Mariners: Close the book on 2017 and that is totally fine

SEATTLE, WA - SEPTEMBER 6: Relief pitcher Edwin Diaz
SEATTLE, WA - SEPTEMBER 6: Relief pitcher Edwin Diaz /

It’s been a heck of a year for the Seattle Mariners. Like really, a heck of a year. The team has had so much happen. They have been hampered with injuries. They somehow are still just two games under .500 and just 3.5 out of the second wild card spot.

That said, this isn’t one of those articles where I go optimistic and tell you all that if things go right this team could find their way to the postseason. I’ve said this Mariners team isn’t a playoff team for a while, and I’m going to talk about that right now.

No playoff team has a rotation where the best pitcher is an average #3 and the worst pitcher is a AAA #5.

No playoff team has just one .300 hitter in their lineup.

No playoff team breaks the record for most pitchers used in a season. The Mariners could field exactly one whole 40-man roster in just pitchers they’ve used this season.

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The Mariners have a team FIP (Fielding Independent Pitching) of 4.83. The 1962 New York Mets had a FIP of 4.59. Just so you realize, the ’62 Mets went 42-120. Now FIP is a little bit of an unfair stat, because obviously, Jerry Dipoto built a team that has good defense too. The pitchers could rely on their fielders, that said, the pitching has truly been awful this year.

No playoff team can stand pat at the trade deadline while every team around them gets better.

No playoff team can sustain 6 losing streaks of four games or longer.

Yet this team is still here. They’re still around. “It’s still mathematically possible,” as some would say.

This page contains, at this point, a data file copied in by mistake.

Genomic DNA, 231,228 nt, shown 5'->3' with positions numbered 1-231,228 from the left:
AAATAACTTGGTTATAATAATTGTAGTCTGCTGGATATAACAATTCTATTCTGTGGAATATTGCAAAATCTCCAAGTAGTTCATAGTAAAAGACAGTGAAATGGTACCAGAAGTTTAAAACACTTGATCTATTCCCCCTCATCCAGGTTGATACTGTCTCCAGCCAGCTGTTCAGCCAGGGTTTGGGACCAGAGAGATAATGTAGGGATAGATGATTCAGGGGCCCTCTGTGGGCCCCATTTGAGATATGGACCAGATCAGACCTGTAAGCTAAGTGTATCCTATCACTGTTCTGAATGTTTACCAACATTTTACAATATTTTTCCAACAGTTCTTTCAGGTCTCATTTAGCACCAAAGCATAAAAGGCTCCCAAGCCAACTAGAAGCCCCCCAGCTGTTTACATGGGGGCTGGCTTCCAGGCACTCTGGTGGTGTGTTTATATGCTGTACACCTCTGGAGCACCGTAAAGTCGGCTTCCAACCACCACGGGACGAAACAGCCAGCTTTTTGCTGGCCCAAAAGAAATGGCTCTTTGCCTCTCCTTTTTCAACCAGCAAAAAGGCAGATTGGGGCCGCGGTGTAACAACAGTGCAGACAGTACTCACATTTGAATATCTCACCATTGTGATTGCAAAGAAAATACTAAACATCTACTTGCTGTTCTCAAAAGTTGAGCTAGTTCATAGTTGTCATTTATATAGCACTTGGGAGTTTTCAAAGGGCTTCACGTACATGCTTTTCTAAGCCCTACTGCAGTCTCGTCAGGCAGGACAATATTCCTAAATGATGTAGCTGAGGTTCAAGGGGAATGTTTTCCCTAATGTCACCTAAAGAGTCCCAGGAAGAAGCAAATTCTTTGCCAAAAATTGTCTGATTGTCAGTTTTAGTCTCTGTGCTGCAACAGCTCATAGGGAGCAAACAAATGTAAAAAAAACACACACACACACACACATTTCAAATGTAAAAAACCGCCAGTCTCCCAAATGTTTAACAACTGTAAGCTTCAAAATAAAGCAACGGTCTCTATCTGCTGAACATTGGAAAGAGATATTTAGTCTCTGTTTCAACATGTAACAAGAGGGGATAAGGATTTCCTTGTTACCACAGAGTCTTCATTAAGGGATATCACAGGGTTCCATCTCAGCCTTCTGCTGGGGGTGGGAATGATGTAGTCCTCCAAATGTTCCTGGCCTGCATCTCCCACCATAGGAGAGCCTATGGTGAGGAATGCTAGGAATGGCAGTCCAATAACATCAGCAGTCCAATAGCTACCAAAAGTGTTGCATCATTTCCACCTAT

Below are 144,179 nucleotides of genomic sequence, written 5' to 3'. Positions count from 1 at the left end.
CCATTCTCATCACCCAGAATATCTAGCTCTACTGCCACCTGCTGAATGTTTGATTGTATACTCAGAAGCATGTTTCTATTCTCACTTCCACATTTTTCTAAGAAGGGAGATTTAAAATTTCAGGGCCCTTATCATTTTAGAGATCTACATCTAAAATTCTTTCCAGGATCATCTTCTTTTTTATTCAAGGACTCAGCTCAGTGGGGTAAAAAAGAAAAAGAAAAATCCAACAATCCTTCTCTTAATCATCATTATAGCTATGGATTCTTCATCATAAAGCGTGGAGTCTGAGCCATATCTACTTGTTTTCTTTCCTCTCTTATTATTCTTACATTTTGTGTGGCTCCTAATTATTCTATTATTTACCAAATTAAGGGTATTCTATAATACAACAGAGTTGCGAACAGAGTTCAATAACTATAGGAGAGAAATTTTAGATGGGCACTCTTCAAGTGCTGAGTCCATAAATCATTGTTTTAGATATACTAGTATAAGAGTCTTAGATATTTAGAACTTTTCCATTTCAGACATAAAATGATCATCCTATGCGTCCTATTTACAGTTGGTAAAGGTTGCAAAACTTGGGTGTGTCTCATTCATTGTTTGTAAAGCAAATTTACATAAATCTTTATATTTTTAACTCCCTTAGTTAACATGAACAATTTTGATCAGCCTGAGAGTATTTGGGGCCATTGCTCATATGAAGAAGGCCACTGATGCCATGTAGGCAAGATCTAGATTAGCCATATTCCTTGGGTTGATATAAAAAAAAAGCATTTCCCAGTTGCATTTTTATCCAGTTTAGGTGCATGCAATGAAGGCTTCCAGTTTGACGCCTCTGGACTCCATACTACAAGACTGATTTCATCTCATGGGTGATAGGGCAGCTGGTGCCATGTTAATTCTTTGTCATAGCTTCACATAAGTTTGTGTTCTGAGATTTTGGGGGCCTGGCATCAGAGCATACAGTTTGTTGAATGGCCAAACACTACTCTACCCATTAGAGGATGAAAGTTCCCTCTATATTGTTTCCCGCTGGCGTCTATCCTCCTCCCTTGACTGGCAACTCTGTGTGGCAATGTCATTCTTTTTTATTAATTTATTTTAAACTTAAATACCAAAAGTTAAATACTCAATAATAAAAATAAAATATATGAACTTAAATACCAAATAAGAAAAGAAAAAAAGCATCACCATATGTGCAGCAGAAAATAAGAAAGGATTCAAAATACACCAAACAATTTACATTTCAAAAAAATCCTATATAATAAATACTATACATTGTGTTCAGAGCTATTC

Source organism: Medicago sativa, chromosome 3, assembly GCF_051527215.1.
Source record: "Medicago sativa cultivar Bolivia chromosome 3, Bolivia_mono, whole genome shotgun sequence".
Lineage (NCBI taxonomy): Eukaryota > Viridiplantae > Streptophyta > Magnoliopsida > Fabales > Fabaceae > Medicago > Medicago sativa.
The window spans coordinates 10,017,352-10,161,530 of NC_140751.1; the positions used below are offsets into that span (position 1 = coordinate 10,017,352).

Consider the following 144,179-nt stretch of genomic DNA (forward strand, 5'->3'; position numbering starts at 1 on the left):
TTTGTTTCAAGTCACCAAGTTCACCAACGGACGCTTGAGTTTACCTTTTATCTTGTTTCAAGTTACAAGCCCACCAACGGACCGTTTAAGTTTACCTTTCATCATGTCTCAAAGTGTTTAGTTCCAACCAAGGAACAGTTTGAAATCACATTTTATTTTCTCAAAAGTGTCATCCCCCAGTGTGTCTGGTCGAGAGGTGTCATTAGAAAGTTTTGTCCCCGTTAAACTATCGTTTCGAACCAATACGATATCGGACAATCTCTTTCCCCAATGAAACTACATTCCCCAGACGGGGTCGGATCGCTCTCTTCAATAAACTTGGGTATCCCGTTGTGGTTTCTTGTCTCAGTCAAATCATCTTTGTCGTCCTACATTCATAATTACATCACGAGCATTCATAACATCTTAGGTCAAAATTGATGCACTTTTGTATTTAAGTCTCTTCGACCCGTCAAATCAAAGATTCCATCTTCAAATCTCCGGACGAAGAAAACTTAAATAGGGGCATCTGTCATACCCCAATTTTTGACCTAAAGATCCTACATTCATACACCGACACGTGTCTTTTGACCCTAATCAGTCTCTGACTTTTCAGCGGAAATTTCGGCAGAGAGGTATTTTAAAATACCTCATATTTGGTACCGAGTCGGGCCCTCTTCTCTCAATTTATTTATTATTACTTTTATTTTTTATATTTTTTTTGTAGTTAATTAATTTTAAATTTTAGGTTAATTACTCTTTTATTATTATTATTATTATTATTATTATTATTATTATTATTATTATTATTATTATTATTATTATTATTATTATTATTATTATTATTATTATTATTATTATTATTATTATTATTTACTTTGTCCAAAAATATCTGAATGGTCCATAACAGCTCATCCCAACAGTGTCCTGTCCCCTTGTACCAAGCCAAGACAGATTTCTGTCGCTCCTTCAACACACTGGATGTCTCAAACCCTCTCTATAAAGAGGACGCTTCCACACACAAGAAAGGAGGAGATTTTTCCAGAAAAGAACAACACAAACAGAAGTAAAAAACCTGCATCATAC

The team is one of the grittiest, most enjoyable Mariner teams that has existed in recent years. As an 18-year-old who’s spent 13+ years as a fan, I’ve witnessed, year in and year out the feeling of disappointment. After getting swept by the Astros and not just swept, but after full-on drowning in ineptitude, this year we’ve reached that point.

And honestly, I couldn’t be happier.

Most of the time, when the season ends I feel this sense of hopelessness. Obviously every year my optimism returns, but this year, it feels different. Not that 2018 will be different, but this team would’ve been great had they just not had to deal with so many of the injuries.

Next: Mariners Alternate Universe: Blow it up (Part 2)

With the acquisition of Leake and the possible re-signing of Yonder Alonso plus a healthy rotation and pen, next year may actually be better for the Mariners. Now we’ll just have to see what happens in the offseason. We’ll have to hope things go right, but you know, let’s just see. Dipoto may just have built this team into something legitimate.